Gargi, Gārgi, Gārgī: 4 definitions

Introduction

Gargi means something in Hinduism, Sanskrit. If you want to know the exact meaning, history, etymology or English translation of this term then check out the descriptions on this page. Add your comment or reference to a book if you want to contribute to this summary article.

In Hinduism

Purana and Itihasa (epic history)

Source: archive.org: Puranic Encyclopedia

Gārgī (गार्गी).—A celebrated brahmavādinī born in the family of Garga.

Source: Cologne Digital Sanskrit Dictionaries: The Purana Index

1a) Gārgi (गार्गि).—A contemporary of Vāsudeva-Kṛṣṇa.*

  • * Brahmāṇḍa-purāṇa III. 73. 94.

1b) A Vīthī comprising Sravaṇa, Dhaniṣṭha and Śatabhiṣak.*

  • * Vāyu-purāṇa 66. 51.
Purana book cover
context information

The Purana (पुराण, purāṇas) refers to Sanskrit literature preserving ancient India’s vast cultural history, including historical legends, religious ceremonies, various arts and sciences. The eighteen mahapuranas total over 400,000 shlokas (metrical couplets) and date to at least several centuries BCE.

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Languages of India and abroad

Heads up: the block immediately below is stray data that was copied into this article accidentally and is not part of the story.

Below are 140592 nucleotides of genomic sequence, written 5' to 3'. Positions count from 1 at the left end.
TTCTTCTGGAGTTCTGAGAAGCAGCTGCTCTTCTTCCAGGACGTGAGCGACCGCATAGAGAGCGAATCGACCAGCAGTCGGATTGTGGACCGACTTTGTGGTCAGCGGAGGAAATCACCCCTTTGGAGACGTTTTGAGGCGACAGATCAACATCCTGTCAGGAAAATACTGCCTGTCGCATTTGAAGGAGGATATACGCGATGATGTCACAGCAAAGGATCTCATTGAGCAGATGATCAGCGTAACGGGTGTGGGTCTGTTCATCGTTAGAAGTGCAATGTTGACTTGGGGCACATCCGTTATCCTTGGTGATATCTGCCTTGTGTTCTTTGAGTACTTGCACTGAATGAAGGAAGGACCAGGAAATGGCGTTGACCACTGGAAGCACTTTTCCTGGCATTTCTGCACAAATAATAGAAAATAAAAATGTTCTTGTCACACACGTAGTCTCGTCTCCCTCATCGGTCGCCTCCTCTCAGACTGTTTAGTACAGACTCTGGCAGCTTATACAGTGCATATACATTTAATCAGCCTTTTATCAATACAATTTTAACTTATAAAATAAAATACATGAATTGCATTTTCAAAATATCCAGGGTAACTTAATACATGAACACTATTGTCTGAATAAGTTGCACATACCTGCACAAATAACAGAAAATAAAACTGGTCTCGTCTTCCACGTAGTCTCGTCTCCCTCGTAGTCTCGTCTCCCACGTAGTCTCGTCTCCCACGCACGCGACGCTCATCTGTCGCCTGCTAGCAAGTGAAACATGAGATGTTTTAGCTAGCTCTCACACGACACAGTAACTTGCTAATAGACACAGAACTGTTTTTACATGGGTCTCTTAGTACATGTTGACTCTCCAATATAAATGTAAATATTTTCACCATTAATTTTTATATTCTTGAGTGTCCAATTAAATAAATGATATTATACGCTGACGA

Sanskrit-English dictionary

Source: Cologne Digital Sanskrit Dictionaries: Monier-Williams Sanskrit-English Dictionary

1) Gargī (गर्गी):—[from garga] f. (for gārgī), Name of the learned woman Vācaknavī, [Āśvalāyana-gṛhya-sūtra]

2) Gārgī (गार्गी):—[from gārga] a f. of the [patronymic] gārgya ([Pāṇini 4-1, 16 and vi, 4, 150]), Name of Vācaknavī (cf. gargī), [Śatapatha-brāhmaṇa xiv; Śāṅkhāyana-gṛhya-sūtra]

3) [v.s. ...] Durgā, [Harivaṃśa 10243]

4) [v.s. ...] f. [dual number] Gārgī and Gārgyāyaṇa, [Pāṇini 1-2, 66; Kāśikā-vṛtti]

5) Gārgi (गार्गि):—[from gārga] a m. Name of an astronomer, [Varāha-mihira’s Bṛhajjātaka [Scholiast or Commentator]]

6) Gārgī (गार्गी):—[from gārga] 1. gārgī f. of gya See gārga.

7) [from gārga] 2. gārgī ind. [from] gya.

8) [from gārgya > gārga] b f. See sub voce gārga

9) Gārgi (गार्गि):—b etc. See gārga.

context information

Sanskrit, also spelled संस्कृतम् (saṃskṛtam), is an ancient language of India commonly seen as the grandmother of the Indo-European language family. Closely allied with Prakrit and Pali, Sanskrit is more exhaustive in both grammar and terms and has the most extensive collection of literature in the world, greatly surpassing its sister-languages Greek and Latin.

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